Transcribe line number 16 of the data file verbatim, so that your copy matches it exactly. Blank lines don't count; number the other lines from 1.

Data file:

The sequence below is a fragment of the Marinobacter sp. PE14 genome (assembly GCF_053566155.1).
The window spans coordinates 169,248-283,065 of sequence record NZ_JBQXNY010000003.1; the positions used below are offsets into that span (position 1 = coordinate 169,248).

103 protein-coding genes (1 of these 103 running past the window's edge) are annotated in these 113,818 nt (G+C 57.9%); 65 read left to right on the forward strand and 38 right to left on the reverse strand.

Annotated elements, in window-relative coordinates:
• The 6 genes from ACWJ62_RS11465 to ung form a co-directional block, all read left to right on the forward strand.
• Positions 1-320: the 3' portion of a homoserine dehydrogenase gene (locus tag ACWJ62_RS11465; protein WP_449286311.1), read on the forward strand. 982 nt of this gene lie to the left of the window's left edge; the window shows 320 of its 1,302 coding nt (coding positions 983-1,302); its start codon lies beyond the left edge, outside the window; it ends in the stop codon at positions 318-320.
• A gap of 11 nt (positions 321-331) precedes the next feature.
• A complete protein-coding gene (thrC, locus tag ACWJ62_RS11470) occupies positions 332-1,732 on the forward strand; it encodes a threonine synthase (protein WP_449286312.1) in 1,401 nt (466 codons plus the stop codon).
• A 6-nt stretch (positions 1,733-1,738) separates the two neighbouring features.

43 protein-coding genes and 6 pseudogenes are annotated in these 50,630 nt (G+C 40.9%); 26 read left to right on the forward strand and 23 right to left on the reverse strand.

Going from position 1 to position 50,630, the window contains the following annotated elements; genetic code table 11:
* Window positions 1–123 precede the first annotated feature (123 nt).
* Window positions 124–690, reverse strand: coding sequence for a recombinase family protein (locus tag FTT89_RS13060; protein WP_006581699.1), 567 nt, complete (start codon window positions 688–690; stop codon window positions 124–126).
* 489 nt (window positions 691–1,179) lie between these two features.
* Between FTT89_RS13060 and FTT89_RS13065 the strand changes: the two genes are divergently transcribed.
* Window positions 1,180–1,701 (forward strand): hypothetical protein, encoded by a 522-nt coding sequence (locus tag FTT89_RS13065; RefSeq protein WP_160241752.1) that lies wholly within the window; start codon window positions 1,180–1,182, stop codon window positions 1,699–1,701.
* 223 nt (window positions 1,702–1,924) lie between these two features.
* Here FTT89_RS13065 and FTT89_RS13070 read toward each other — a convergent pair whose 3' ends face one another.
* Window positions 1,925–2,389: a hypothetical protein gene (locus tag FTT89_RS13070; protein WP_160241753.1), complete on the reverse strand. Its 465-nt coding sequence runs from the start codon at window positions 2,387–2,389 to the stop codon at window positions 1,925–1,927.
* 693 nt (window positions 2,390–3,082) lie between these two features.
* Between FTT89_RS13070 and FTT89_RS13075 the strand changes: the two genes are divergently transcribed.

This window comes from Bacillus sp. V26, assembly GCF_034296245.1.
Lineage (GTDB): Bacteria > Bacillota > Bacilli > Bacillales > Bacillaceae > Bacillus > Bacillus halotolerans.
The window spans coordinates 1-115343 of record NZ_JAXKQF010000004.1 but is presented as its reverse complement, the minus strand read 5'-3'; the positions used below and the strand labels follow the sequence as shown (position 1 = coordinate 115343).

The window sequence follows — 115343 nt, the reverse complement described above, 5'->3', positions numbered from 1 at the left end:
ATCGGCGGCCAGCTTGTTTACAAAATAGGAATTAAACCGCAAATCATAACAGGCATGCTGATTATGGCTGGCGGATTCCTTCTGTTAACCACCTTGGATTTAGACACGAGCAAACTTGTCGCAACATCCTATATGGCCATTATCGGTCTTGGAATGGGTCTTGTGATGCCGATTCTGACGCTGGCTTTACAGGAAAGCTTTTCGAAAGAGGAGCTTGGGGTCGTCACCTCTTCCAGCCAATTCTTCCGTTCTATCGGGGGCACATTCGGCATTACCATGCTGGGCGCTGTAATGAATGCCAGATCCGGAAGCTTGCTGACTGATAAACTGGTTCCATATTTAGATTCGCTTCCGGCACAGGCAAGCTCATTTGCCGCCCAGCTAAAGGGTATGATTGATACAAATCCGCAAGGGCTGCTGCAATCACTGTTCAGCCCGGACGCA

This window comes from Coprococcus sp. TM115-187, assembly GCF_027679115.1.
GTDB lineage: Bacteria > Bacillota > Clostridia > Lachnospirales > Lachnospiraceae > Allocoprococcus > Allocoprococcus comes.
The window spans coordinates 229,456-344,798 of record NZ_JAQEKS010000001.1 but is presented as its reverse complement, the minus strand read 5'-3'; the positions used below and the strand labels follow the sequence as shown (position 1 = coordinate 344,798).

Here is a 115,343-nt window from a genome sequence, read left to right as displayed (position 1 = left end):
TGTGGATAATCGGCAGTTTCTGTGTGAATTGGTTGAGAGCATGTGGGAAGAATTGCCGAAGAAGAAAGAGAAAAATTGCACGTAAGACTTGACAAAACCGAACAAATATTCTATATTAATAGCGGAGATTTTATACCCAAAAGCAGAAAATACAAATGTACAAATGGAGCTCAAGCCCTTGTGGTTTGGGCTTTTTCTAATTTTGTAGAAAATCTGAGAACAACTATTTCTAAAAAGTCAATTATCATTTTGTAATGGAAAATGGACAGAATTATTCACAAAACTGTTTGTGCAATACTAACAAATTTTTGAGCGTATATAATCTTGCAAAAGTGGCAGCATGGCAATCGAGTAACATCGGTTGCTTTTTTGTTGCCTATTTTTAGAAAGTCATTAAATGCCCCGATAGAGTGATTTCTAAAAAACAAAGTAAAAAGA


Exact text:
* Window positions 1,180–1,701 (forward strand): hypothetical protein, encoded by a 522-nt coding sequence (locus tag FTT89_RS13065; RefSeq protein WP_160241752.1) that lies wholly within the window; start codon window positions 1,180–1,182, stop codon window positions 1,699–1,701.